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How much right does God have to your life?

Abraham gave a radical response to this question. When he was an old man, God fulfilled his promise to give Abraham an heir with the birth of Abraham’s son Isaac. So it’s quite a shock in Genesis 22 to see God instructing Abraham: “Take your son, your only son, Isaac, whom you love, and go to the region of Moriah. Sacrifice him there as a burnt offering” (22:2, NIV). Just as surprising is Abraham’s response: He gets up early the next morning, prepares for a sacrifice and heads out with Isaac. There’s no arguing with God that he’s asking too much — because, amazingly, Abraham does not seem to think God is asking too much. When at the last moment, the Lord stops Abraham from taking Isaac’s life, the Lord commends Abraham’s faith, saying, “I know that you fear and revere God, since you have not held back from me or begrudged giving Me your son, your only son” (22:12, Amplified Bible).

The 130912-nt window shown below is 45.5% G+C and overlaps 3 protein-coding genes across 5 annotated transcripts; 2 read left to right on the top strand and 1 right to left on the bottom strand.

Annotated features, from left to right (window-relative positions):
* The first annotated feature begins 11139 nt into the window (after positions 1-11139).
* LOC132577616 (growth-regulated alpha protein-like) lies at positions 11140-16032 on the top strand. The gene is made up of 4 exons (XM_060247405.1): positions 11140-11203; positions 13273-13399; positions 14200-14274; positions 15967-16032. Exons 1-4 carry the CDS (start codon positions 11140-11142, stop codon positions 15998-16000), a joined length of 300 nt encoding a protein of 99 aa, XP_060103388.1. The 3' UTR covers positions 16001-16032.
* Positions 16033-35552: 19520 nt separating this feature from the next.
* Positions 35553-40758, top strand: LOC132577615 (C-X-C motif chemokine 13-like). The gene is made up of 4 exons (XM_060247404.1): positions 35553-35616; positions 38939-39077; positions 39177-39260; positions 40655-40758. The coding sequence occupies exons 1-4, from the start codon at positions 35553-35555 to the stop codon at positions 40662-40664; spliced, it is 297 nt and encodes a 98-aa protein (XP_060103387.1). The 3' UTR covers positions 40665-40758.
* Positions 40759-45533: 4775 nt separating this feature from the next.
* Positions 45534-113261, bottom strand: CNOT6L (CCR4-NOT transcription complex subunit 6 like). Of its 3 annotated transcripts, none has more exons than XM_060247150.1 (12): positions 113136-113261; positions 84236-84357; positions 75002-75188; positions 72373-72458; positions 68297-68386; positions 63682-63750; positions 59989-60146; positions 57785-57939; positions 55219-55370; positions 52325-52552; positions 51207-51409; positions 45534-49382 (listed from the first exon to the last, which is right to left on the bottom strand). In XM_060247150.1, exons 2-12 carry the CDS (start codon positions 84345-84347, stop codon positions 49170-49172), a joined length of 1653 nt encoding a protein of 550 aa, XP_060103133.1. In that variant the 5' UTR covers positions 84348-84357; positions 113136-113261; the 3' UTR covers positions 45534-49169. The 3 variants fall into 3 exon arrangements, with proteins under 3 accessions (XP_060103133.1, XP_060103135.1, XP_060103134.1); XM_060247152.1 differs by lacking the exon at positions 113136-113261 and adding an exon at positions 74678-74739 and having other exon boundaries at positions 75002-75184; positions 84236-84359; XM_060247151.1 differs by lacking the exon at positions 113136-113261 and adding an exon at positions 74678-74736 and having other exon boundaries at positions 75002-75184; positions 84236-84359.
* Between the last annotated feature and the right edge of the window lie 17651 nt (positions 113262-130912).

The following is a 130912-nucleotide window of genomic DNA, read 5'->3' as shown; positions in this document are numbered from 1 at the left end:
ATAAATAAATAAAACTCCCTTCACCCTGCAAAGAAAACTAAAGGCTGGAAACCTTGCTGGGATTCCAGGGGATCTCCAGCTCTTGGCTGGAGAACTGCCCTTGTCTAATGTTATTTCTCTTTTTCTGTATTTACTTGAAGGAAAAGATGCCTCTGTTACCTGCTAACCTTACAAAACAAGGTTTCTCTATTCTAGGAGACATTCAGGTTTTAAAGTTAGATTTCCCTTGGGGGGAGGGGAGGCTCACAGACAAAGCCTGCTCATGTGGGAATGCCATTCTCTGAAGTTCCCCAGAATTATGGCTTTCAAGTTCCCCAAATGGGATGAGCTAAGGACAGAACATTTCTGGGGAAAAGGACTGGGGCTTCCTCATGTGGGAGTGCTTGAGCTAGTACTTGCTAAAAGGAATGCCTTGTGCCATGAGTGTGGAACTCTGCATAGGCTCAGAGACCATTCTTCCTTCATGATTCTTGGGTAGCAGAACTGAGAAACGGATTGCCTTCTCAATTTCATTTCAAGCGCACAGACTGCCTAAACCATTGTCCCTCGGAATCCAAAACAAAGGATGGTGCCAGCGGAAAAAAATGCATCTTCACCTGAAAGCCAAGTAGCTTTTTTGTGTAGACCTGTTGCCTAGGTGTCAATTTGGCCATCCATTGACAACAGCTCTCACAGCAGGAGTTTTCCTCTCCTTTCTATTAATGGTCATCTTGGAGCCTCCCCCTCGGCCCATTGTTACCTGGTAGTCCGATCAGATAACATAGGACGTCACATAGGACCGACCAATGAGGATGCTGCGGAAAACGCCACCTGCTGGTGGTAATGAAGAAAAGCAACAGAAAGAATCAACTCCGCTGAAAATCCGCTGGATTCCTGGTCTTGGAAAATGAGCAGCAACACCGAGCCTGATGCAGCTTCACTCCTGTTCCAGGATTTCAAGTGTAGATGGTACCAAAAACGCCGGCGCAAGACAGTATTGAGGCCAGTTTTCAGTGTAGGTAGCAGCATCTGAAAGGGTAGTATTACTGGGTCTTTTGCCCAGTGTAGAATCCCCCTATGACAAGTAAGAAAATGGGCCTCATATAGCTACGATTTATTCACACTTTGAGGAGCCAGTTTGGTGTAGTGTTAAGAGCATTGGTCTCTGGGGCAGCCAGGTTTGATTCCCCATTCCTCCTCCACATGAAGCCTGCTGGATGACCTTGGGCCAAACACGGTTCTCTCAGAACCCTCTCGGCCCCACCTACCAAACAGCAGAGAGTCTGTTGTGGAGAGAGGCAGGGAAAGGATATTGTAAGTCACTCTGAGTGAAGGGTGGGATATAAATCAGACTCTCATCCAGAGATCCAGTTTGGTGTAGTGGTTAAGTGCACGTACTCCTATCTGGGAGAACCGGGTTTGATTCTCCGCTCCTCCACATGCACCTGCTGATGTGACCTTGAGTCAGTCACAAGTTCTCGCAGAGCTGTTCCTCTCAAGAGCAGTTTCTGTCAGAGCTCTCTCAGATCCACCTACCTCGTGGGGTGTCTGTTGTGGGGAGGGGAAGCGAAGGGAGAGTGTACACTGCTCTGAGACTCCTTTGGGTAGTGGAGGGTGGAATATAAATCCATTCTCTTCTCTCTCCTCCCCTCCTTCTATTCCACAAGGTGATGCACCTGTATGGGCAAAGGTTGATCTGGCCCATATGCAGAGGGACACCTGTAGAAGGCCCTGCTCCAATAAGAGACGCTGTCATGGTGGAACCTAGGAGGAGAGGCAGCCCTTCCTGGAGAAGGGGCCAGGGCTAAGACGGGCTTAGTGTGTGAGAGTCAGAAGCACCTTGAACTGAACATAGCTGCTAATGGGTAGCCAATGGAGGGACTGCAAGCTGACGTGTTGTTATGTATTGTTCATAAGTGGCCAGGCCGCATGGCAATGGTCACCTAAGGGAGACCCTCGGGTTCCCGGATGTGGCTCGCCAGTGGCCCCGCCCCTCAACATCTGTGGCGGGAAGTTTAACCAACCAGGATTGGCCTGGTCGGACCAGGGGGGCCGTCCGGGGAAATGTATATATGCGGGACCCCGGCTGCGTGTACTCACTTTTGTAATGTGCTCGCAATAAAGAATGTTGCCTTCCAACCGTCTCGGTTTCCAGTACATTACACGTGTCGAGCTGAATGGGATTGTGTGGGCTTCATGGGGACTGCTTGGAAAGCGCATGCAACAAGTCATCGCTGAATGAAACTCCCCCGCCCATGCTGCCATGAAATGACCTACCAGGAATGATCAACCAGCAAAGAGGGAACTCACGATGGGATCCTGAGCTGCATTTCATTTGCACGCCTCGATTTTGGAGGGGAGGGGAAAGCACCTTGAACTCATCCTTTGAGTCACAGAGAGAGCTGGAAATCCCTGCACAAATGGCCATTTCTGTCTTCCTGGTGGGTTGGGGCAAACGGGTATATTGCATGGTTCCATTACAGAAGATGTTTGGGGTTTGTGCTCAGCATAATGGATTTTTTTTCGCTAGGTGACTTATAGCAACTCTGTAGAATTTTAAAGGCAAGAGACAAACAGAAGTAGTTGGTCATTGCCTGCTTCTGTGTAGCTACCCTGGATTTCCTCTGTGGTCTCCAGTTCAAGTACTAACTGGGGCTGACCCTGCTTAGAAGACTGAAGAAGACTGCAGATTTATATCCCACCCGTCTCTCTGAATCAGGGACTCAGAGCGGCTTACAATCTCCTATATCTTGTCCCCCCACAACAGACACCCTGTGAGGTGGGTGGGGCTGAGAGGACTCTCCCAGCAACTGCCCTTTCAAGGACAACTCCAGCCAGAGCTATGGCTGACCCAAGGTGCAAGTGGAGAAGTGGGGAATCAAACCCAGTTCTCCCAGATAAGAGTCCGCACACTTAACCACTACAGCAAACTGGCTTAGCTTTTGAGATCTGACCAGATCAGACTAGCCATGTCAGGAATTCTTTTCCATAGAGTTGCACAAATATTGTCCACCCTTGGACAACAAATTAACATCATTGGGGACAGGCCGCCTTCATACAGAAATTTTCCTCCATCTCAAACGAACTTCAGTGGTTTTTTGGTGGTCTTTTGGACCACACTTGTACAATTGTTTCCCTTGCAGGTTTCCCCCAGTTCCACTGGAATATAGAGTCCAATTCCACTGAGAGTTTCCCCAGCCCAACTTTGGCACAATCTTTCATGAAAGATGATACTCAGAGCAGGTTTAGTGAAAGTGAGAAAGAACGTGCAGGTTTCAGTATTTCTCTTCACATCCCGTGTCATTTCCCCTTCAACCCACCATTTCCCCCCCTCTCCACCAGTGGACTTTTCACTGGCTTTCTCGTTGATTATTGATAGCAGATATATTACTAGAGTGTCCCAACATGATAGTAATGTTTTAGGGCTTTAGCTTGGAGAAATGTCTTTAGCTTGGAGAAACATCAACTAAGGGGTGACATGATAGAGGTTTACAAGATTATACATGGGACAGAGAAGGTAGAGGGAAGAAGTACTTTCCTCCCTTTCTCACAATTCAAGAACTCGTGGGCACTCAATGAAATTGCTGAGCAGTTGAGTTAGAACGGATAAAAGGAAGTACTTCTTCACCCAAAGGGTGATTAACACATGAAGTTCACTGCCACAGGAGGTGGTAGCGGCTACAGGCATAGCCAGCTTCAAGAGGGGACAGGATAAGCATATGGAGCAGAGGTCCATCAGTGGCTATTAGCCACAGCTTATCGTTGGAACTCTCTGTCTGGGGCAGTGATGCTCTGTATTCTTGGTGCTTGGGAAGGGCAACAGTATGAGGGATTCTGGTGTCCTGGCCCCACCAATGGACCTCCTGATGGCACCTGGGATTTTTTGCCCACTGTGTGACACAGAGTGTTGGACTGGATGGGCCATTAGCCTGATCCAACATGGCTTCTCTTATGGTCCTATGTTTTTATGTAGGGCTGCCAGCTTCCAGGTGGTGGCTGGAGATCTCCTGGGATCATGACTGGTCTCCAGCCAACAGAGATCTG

How could Abraham not begrudge God asking Him to give his all? Because Abraham understood all he had had come from God. He saw God as God and realized God, who created him and gave him life, has the right to demand whatever He will of His creation. Who are we to begrudge God?

The question becomes even more powerful when we recognize how much love God has lavished on us. When we had nothing to offer him, he sent his Son to die for us. He looked at us in our brokenness and our sin and gave us his all for his love’s sake.

Us begrudge him? Never. Instead, in view of God’s mercy, let us offer our bodies as living sacrifices — this is our reasonable act of worship (see Romans 12:1).

Your Turn: What helps you give willingly to God?

Announcement: The registration deadline for our women’s mini-conference, God’s Big, Beautiful Story, is this Sunday, Oct. 10. Is there a woman at Riverview you can invite? A woman at work? A friend? Ask if they’ve ever wondered how the Bible fits together, and invite them to come explore with other women the amazing plotline of God’s Word.

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